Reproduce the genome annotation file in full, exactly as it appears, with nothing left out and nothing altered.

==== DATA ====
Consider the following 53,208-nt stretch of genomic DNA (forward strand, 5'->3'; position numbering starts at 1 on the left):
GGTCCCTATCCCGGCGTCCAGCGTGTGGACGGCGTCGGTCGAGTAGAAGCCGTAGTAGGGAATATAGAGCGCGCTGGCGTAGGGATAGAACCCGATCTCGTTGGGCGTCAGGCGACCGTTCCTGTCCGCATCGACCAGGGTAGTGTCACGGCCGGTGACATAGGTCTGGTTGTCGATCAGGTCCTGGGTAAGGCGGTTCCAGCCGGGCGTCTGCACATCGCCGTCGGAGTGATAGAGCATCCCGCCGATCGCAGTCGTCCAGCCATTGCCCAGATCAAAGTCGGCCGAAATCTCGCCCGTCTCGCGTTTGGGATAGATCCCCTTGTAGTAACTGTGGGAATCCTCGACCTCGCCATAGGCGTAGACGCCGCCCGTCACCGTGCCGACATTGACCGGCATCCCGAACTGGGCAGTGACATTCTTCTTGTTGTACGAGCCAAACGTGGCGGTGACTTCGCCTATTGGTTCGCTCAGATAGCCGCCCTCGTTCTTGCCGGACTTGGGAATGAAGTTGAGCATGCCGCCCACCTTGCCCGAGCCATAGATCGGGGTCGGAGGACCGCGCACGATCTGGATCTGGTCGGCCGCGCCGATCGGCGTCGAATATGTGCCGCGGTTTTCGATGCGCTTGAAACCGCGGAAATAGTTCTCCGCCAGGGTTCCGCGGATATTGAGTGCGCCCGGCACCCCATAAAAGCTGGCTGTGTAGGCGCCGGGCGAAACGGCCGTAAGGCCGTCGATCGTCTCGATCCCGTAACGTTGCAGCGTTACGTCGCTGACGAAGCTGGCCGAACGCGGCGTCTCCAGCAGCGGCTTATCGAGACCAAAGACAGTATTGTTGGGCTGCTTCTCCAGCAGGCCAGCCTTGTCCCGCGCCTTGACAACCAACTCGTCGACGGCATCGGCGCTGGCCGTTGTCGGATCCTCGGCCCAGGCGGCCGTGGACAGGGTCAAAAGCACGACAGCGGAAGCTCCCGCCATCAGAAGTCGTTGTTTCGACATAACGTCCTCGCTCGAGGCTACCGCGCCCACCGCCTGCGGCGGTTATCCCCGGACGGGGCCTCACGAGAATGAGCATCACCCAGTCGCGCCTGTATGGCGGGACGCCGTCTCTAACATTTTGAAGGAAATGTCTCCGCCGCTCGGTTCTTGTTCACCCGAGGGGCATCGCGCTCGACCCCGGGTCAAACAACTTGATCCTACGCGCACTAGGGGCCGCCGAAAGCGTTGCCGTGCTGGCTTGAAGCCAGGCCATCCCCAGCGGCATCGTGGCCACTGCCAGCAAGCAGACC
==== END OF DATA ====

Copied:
Consider the following 53,208-nt stretch of genomic DNA (forward strand, 5'->3'; position numbering starts at 1 on the left):
GGTCCCTATCCCGGCGTCCAGCGTGTGGACGGCGTCGGTCGAGTAGAAGCCGTAGTAGGGAATATAGAGCGCGCTGGCGTAGGGATAGAACCCGATCTCGTTGGGCGTCAGGCGACCGTTCCTGTCCGCATCGACCAGGGTAGTGTCACGGCCGGTGACATAGGTCTGGTTGTCGATCAGGTCCTGGGTAAGGCGGTTCCAGCCGGGCGTCTGCACATCGCCGTCGGAGTGATAGAGCATCCCGCCGATCGCAGTCGTCCAGCCATTGCCCAGATCAAAGTCGGCCGAAATCTCGCCCGTCTCGCGTTTGGGATAGATCCCCTTGTAGTAACTGTGGGAATCCTCGACCTCGCCATAGGCGTAGACGCCGCCCGTCACCGTGCCGACATTGACCGGCATCCCGAACTGGGCAGTGACATTCTTCTTGTTGTACGAGCCAAACGTGGCGGTGACTTCGCCTATTGGTTCGCTCAGATAGCCGCCCTCGTTCTTGCCGGACTTGGGAATGAAGTTGAGCATGCCGCCCACCTTGCCCGAGCCATAGATCGGGGTCGGAGGACCGCGCACGATCTGGATCTGGTCGGCCGCGCCGATCGGCGTCGAATATGTGCCGCGGTTTTCGATGCGCTTGAAACCGCGGAAATAGTTCTCCGCCAGGGTTCCGCGGATATTGAGTGCGCCCGGCACCCCATAAAAGCTGGCTGTGTAGGCGCCGGGCGAAACGGCCGTAAGGCCGTCGATCGTCTCGATCCCGTAACGTTGCAGCGTTACGTCGCTGACGAAGCTGGCCGAACGCGGCGTCTCCAGCAGCGGCTTATCGAGACCAAAGACAGTATTGTTGGGCTGCTTCTCCAGCAGGCCAGCCTTGTCCCGCGCCTTGACAACCAACTCGTCGACGGCATCGGCGCTGGCCGTTGTCGGATCCTCGGCCCAGGCGGCCGTGGACAGGGTCAAAAGCACGACAGCGGAAGCTCCCGCCATCAGAAGTCGTTGTTTCGACATAACGTCCTCGCTCGAGGCTACCGCGCCCACCGCCTGCGGCGGTTATCCCCGGACGGGGCCTCACGAGAATGAGCATCACCCAGTCGCGCCTGTATGGCGGGACGCCGTCTCTAACATTTTGAAGGAAATGTCTCCGCCGCTCGGTTCTTGTTCACCCGAGGGGCATCGCGCTCGACCCCGGGTCAAACAACTTGATCCTACGCGCACTAGGGGCCGCCGAAAGCGTTGCCGTGCTGGCTTGAAGCCAGGCCATCCCCAGCGGCATCGTGGCCACTGCCAGCAAGCAGACC